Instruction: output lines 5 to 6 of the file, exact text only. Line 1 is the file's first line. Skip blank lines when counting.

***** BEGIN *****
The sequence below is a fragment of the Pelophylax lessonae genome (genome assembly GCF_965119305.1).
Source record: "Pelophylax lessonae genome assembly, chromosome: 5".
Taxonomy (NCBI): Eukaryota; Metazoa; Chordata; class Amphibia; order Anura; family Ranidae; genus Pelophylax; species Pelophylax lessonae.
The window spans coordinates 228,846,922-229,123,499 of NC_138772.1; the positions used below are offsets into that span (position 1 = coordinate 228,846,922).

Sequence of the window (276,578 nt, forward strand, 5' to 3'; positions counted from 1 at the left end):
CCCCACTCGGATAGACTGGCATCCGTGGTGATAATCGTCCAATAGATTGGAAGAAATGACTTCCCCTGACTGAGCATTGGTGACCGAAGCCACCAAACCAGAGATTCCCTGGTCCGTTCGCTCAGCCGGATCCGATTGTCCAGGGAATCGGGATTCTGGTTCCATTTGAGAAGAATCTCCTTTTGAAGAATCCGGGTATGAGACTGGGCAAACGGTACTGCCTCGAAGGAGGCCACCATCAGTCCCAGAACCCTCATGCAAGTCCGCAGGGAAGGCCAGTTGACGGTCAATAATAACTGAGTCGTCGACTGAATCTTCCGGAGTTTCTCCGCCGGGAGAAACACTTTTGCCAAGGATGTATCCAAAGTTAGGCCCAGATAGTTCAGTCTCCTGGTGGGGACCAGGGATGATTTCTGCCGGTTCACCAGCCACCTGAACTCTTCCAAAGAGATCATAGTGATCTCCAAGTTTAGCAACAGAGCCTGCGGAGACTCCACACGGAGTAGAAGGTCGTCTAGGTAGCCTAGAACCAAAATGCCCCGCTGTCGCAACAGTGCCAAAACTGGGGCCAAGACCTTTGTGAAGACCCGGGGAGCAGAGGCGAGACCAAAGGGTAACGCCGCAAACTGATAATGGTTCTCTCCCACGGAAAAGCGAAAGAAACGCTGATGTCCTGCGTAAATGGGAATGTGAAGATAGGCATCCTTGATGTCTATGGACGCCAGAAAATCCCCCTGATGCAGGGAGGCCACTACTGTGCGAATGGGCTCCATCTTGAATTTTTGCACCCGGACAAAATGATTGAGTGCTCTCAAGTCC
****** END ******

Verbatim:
Sequence of the window (276,578 nt, forward strand, 5' to 3'; positions counted from 1 at the left end):
CCCCACTCGGATAGACTGGCATCCGTGGTGATAATCGTCCAATAGATTGGAAGAAATGACTTCCCCTGACTGAGCATTGGTGACCGAAGCCACCAAACCAGAGATTCCCTGGTCCGTTCGCTCAGCCGGATCCGATTGTCCAGGGAATCGGGATTCTGGTTCCATTTGAGAAGAATCTCCTTTTGAAGAATCCGGGTATGAGACTGGGCAAACGGTACTGCCTCGAAGGAGGCCACCATCAGTCCCAGAACCCTCATGCAAGTCCGCAGGGAAGGCCAGTTGACGGTCAATAATAACTGAGTCGTCGACTGAATCTTCCGGAGTTTCTCCGCCGGGAGAAACACTTTTGCCAAGGATGTATCCAAAGTTAGGCCCAGATAGTTCAGTCTCCTGGTGGGGACCAGGGATGATTTCTGCCGGTTCACCAGCCACCTGAACTCTTCCAAAGAGATCATAGTGATCTCCAAGTTTAGCAACAGAGCCTGCGGAGACTCCACACGGAGTAGAAGGTCGTCTAGGTAGCCTAGAACCAAAATGCCCCGCTGTCGCAACAGTGCCAAAACTGGGGCCAAGACCTTTGTGAAGACCCGGGGAGCAGAGGCGAGACCAAAGGGTAACGCCGCAAACTGATAATGGTTCTCTCCCACGGAAAAGCGAAAGAAACGCTGATGTCCTGCGTAAATGGGAATGTGAAGATAGGCATCCTTGATGTCTATGGACGCCAGAAAATCCCCCTGATGCAGGGAGGCCACTACTGTGCGAATGGGCTCCATCTTGAATTTTTGCACCCGGACAAAATGATTGAGTGCTCTCAAGTCC